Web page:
After visiting Dulwich College Singapore and Singapore American School earlier in the day, our third school visit was at Tanglin Trust School. Suzanne Parfitt of the Upper School Library kindly toured us around her newly renovated and expanded space plus the Junior and Infant Libraries. In addition, Suzanne showed us the Staff Library (!) which is a lovely collaborative faculty room with tons of learning resources, a kitchen area, and windows. So important!

Tanglin is celebrating its 90th birthfay, and the library hose 90 books (one from each year of its existance) to highlight. Something I noticed and loved was that EVERY library we visited had a reading theater space which doubles as classroom performance space. Hard to achieve in a city school without oodles of available spaces spread about sprawling campuses but soooo valuable…

Check out Tanglin’s Infant Library’s story sacks! And the screen saver that the 6th grader sees when she logs onto the computer reminding her of the school’s Responsible Use Policy! Also, notice the beautiful new space offering flexible collaborative learning opportunities — it is furnished with Steelcase furniture, writeable surfaces, and maker materials — all in an area which was formally an open patio!

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Photos from @SAmericanSchool’s library tour with @KimBeeman today! #Singapore #libchat #GlobalEd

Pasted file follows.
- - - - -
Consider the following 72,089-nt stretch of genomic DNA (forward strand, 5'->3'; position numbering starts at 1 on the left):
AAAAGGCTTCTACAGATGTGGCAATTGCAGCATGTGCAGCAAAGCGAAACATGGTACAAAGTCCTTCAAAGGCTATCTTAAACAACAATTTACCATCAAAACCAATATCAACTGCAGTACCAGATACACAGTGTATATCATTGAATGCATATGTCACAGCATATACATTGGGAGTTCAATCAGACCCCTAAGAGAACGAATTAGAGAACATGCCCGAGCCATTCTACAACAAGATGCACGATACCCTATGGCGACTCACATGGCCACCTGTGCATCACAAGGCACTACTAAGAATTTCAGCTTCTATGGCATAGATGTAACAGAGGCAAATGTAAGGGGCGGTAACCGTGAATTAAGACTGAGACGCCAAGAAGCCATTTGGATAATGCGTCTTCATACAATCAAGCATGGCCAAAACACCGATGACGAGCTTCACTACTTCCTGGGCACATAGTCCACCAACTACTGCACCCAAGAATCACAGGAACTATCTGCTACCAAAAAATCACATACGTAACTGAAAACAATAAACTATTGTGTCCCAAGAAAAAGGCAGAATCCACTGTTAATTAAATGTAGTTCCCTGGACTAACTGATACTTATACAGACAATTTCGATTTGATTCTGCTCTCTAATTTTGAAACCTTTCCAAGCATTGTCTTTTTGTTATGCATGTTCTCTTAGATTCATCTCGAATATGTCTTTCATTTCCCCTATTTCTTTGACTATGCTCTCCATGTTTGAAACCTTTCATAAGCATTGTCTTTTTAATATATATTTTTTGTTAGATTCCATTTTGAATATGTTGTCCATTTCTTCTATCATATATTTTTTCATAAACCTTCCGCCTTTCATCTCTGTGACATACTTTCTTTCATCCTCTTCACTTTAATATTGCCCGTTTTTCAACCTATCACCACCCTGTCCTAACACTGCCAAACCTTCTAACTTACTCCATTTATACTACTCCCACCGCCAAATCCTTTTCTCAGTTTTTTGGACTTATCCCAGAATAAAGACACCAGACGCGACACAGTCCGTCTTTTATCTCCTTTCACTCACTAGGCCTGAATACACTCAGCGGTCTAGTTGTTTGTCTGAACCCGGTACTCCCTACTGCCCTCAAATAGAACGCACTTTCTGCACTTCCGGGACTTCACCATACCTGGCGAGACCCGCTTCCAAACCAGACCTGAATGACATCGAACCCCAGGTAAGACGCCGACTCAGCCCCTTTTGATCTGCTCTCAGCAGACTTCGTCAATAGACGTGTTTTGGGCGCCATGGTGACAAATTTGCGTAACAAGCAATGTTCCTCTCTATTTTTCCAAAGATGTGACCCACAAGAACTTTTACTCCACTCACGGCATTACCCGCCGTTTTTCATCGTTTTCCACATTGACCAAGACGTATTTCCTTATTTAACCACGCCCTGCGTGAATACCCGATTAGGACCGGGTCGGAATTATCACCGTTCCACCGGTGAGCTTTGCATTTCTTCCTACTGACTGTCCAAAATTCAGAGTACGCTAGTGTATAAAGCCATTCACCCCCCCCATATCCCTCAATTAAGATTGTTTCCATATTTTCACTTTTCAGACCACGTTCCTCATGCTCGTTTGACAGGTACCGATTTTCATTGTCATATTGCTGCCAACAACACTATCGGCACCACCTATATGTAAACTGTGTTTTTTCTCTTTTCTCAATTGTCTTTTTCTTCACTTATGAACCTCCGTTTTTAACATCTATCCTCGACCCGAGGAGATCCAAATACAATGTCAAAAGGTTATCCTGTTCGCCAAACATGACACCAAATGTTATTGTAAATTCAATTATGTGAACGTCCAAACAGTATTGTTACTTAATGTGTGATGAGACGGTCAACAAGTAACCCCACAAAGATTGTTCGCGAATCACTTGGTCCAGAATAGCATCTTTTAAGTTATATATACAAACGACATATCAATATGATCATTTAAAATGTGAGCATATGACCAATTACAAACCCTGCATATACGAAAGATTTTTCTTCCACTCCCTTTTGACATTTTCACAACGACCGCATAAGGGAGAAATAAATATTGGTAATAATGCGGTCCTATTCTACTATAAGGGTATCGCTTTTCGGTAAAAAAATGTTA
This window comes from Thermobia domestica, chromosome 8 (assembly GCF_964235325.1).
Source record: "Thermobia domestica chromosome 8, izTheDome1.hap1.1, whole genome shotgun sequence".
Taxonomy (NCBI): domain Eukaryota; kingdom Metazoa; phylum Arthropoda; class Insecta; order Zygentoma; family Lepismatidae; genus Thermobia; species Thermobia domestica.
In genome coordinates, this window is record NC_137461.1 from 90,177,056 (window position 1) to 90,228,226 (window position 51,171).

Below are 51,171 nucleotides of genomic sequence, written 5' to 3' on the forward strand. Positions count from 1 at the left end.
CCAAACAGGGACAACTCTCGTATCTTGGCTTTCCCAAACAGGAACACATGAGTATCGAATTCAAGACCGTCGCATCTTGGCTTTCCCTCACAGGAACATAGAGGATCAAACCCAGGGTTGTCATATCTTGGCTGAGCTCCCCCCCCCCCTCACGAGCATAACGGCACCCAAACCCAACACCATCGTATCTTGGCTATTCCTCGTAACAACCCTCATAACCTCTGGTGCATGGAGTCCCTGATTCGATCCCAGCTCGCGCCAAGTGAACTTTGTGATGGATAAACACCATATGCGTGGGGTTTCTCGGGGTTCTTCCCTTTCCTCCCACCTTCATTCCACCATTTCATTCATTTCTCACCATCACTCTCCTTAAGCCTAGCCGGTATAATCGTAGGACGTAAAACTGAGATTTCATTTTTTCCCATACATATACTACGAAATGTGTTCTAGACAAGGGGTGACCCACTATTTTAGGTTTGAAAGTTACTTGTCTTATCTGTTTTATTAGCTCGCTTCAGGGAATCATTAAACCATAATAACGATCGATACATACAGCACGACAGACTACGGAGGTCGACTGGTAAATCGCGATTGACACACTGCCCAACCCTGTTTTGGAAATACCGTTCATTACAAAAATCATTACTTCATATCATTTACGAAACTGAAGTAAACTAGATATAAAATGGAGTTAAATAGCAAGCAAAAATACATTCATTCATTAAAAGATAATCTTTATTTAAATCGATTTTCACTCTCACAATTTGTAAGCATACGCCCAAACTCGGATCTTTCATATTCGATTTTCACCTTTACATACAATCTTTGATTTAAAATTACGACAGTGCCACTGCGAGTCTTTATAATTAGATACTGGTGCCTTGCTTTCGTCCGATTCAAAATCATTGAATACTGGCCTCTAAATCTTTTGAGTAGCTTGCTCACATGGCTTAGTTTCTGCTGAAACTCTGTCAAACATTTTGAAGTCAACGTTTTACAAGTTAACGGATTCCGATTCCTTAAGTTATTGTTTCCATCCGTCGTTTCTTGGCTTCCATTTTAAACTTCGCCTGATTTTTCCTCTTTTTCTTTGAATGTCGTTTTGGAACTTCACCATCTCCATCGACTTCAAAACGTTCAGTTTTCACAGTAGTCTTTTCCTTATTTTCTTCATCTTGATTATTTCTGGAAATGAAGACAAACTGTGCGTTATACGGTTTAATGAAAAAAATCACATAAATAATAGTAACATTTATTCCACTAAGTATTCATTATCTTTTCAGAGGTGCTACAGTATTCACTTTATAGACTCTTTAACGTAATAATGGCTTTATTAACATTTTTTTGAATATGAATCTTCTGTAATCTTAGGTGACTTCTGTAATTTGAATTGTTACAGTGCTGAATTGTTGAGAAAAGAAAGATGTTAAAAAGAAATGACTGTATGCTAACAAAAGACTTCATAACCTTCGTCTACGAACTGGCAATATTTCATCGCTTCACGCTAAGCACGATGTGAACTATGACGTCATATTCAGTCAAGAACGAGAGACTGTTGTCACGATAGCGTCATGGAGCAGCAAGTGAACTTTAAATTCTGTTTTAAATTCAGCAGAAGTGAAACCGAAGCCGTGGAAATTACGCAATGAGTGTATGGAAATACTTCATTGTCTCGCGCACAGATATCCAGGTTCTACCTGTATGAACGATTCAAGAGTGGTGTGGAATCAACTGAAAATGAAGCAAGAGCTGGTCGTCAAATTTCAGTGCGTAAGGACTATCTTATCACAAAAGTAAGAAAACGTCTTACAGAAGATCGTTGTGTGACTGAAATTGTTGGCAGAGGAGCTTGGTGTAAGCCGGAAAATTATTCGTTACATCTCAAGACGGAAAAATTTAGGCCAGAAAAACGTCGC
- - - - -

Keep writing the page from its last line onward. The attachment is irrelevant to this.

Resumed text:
I’m in Singapore for the weekend! I visited schools and libraries with Kim Beeman, Head of Libraries at Shrewsbury International School in Bangkok. Many thanks to Katie Day , Head of Library at UWCSEA East in Singapore for helping to coordinate our visits and hosting us!

After leaving Dulwich College Singapore, Kim and I traveled to the Singapore American School for our second school visit of the day. We were overwhelmed by the sheer size of SAS! There were at least 6 gymnasiums, a slew of dance studios, an entire music wing, two Olympic-sized pools and another smaller pool, three libraries, multiple dining spaces, a bunch of collaborative teacher spaces, and possibly more than four theaters. Plus, all of the faculty and children were friendly, happy, and healthy-looking. It was a pretty ideal learning campus.

We started our visit in the Middle School Library with Ron Starker and Doug Tindall. The space is divided mostly in half with a quiet side and a collaborative side. The quiet side has lovely spaces, dubbed “caves” with lounge chairs and walls of bookshelves that still enable open views for adult supervision. The collaborative side has thoughtfully curated spaces that embody Howard Gardner’s multiple intelligences. The bodily-kinesthetic space has treadmills and seats with pedals! There’s a digital music studio with instruments and voice-recording space for the musical-rhthymically inclined. There are 3D printers and Wacom tablets to represent the visual-spatial and logical-mathematical intelligences. And there was so much more! Another awesome thing is that the librarians and educational technology coaches are all in the library space together. Yay for more opportunities to collaborate!

Kate Brundage then met us and took us on a whirlwind tour of much of the campus including the revamped Upper School Library with its work-in-progress Maker Space and the Lower and Middle School libraries. Kim and I totally got our cardio for the day trying to keep up with Kate as she led is around. She oversees so many books and collections and has made remarkable choices about organizing, stocking, promoting, and collaborating.